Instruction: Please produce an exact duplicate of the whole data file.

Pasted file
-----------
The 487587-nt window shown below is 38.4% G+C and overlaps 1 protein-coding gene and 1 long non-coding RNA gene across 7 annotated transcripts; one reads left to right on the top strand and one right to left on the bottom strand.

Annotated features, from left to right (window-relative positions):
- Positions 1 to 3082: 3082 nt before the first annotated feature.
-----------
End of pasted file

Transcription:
The 487587-nt window shown below is 38.4% G+C and overlaps 1 protein-coding gene and 1 long non-coding RNA gene across 7 annotated transcripts; one reads left to right on the top strand and one right to left on the bottom strand.

Annotated features, from left to right (window-relative positions):
- Positions 1 to 3082: 3082 nt before the first annotated feature.